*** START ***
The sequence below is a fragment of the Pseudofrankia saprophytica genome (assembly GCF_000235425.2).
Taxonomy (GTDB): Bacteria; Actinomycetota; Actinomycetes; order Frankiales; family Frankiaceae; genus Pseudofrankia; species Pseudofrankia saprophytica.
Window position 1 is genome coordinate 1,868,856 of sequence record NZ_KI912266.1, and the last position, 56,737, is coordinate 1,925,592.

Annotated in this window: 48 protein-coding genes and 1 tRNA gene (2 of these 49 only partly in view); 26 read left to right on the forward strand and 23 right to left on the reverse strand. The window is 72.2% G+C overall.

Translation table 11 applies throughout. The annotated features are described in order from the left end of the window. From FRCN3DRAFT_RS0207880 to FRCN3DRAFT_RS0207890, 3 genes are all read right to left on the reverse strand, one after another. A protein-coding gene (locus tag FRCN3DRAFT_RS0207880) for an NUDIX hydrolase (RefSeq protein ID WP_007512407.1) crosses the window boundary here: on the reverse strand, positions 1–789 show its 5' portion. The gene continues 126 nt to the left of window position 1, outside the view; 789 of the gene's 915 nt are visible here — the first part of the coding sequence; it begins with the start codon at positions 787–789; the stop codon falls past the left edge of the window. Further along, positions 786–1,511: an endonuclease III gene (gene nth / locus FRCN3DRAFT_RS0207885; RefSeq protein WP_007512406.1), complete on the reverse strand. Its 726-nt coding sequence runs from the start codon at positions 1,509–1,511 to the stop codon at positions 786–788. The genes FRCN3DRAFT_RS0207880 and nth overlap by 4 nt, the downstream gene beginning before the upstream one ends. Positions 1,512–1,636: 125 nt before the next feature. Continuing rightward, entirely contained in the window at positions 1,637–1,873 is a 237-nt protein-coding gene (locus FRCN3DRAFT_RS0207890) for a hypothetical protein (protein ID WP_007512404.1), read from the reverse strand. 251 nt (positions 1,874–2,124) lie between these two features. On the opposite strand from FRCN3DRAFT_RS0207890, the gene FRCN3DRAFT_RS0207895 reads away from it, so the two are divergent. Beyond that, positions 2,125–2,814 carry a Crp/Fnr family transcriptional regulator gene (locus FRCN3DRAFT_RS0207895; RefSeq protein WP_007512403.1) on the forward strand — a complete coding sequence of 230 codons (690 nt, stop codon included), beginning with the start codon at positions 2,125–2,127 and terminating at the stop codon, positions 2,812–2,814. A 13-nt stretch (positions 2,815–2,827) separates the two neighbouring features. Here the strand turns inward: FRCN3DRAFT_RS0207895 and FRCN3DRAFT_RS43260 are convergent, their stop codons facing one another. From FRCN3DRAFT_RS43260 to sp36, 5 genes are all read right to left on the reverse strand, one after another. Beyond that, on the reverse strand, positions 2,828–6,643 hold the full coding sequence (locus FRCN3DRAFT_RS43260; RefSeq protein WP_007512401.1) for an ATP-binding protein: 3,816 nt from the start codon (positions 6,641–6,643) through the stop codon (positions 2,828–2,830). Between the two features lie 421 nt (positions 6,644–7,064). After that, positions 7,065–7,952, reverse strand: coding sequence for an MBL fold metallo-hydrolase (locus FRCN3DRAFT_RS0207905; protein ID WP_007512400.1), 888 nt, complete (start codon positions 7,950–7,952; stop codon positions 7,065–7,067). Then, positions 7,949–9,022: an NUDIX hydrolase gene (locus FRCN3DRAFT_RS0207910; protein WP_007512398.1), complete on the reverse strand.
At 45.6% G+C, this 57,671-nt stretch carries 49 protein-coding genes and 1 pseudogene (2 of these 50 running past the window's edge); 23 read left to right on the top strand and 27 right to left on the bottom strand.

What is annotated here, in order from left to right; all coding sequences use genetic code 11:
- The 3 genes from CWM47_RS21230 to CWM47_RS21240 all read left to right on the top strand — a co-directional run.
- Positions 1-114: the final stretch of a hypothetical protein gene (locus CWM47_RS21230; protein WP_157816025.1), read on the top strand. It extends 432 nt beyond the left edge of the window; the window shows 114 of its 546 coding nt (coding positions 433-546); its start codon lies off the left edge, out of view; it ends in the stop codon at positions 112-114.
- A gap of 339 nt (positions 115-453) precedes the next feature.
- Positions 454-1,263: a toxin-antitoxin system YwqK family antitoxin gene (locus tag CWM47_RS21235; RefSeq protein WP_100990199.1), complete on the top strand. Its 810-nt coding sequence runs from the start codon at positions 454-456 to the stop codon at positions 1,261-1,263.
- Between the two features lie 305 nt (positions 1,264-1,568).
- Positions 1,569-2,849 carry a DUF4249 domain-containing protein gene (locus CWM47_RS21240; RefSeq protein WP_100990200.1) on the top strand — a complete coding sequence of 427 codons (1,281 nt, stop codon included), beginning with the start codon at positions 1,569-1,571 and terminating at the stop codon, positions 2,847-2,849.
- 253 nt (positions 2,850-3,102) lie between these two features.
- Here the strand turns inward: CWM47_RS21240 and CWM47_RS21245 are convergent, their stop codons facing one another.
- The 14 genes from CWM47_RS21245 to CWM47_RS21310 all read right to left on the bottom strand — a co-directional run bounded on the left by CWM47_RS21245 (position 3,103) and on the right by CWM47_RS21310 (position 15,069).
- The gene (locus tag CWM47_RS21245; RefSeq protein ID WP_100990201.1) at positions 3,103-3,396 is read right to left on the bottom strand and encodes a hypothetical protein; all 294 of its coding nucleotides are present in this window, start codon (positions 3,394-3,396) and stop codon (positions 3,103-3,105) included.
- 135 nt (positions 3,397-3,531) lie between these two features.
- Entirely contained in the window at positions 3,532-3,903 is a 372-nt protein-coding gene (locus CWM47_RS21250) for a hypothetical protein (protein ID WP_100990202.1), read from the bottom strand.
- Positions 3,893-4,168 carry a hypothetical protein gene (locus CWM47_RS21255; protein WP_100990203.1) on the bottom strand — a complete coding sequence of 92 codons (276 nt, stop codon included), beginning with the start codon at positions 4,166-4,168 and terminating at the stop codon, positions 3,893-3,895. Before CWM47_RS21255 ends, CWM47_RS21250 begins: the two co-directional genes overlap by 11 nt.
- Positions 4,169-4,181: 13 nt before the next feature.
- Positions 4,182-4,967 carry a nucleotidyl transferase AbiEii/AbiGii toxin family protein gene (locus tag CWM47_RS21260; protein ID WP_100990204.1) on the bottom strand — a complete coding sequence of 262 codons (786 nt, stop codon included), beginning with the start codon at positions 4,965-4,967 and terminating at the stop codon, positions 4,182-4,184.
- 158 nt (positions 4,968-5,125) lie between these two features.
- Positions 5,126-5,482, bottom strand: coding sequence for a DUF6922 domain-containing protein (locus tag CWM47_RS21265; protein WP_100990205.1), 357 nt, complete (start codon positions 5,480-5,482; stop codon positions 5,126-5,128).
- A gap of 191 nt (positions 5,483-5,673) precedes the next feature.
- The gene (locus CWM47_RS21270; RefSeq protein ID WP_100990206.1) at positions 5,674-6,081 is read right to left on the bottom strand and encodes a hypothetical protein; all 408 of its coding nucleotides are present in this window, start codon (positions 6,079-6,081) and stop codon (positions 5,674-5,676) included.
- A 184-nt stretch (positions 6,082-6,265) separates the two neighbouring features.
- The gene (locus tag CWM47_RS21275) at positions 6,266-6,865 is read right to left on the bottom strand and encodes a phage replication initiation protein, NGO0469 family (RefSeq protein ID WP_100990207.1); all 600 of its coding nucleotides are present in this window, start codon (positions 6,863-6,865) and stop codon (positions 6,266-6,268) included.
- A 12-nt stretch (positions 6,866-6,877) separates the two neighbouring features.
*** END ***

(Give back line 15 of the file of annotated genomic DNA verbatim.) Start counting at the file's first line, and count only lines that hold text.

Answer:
- Here the strand turns inward: CWM47_RS21240 and CWM47_RS21245 are convergent, their stop codons facing one another.